Oregon State University researchers have documented tanner crabs feeding at a methane seep site off British Columbia. Tanner crabs are also known as ‘snow crabs’ and sold as food. It is the first time a commercially harvested species has been known to feed at methane sites.The methane shouldn’t cause any health concerns and, in fact, it may provide an alternative energy source for seafloor-dwelling marine species. [Oregon State University]
Climate change will result in less ocean-borne food falling into the deep sea, scientists say. But that likely won’t be a problem for tanner crabs, according to a recent discovery by Oregon State University researchers.
The long-legged orange crabs — one of three species that crabbers harvest and sell as snow crabs — vigorously feed at methane seeps, where the gas bubbles up from the ocean floor.
“The thinking used to be that the marine food web relied almost solely on phytoplankton dropping down through the water column and fertilizing the depths,” OSU Marine Ecologist Andrew Thurber said in a statement. “Now we know that this viewpoint isn’t complete and there may be many more facets to it.”
Thurber co-authored a study that the journal Frontiers in Marine Science just published. The study details how scientists found tanner crabs in eating frenzies around a methane seep in the floor of the Pacific Ocean off British Columbia. It is one the first times that a commercially harvested seafood has been found to rely on methane seeps.
Methane seeps appear to be serving up food to seafloor-dwelling species, such as tanner crabs. This would be a hedge against climate change because nearly all models predict less food will drop into the deep sea in coming years.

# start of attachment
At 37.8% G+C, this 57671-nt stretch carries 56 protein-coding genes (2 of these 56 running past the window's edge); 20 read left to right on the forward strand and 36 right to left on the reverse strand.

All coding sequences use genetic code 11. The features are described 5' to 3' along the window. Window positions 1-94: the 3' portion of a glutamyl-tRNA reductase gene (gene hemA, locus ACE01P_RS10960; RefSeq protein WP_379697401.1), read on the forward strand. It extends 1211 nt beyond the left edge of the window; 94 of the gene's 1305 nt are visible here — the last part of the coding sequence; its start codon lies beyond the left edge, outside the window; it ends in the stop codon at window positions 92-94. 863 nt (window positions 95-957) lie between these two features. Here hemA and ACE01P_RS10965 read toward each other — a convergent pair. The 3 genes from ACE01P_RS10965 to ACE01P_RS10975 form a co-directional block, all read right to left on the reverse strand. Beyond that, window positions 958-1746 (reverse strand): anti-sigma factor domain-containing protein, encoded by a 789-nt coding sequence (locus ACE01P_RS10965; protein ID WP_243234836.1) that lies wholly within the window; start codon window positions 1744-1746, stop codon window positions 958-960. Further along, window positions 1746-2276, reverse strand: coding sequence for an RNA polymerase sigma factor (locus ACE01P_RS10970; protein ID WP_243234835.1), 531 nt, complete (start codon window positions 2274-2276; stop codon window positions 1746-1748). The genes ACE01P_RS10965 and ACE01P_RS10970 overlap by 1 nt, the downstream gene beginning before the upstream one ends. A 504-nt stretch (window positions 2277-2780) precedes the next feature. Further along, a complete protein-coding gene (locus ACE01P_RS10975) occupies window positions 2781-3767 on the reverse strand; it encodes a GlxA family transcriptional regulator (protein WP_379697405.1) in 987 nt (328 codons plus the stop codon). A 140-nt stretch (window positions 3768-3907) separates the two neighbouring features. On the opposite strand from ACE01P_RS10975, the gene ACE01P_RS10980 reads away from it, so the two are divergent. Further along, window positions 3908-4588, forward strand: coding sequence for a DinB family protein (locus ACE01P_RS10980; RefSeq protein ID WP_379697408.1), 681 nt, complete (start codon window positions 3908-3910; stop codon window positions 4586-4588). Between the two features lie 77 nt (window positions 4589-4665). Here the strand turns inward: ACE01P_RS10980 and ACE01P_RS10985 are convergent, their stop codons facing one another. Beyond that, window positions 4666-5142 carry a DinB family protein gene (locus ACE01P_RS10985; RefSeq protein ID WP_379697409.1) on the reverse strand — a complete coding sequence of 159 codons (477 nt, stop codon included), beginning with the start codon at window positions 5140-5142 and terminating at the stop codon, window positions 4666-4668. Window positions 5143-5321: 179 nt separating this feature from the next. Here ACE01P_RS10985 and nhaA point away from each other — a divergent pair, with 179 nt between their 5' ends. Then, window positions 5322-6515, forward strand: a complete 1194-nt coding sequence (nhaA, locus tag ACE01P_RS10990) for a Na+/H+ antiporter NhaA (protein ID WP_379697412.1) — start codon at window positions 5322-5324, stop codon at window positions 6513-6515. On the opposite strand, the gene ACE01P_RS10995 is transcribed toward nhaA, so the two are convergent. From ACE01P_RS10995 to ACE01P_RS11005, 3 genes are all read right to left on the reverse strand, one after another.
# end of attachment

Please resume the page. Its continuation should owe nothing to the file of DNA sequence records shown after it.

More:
“Tanner crabs likely are not the only species to get energy from methane seeps, which really haven’t been studied all that much,” Thurber said. “We used to think there were, maybe, five of them off the Pacific Northwest coast and now research is showing that there are at least 1,500 seep sites — and probably a lot more. … They are all over the world, so the idea that they may provide an energy source is quite intriguing.”
Researchers first noticed tanner crabs bunching up around methane seeps in 2012 off the British Columbia coast. The crabs sifted through sediment at the bubbling seeps. Mats of bacteria form around the seeps and the crabs munch on those.
Underwater video shows methane building up below tanner crabs hanging out at seeps and eventually flipping them. The entertaining video drew researchers to wonder why the crabs were gathered around the seeps in the first place.
OSU teamed up with scientists from the University of Victoria in Canada. The National Science Foundation in the U.S. provided support for the study.
Off the Oregon Coast, Pacific sole and black cod have been seen near methane seeps. Like the crabs, the fish are harvested.
But seafood lovers need not worry about what their food is eating. Researchers say methane seeps create nontoxic environments.
Sarah Seabook, the lead author of the study and a Ph.D. candidate at OSU, said scientists examined the guts and tissues of tanner crabs to confirm they were feeding around methane seeps.
″… We can apply these new techniques to other species and find out if the use of methane seeps as a food source is more widespread than just tanner crabs,” she said in a statement.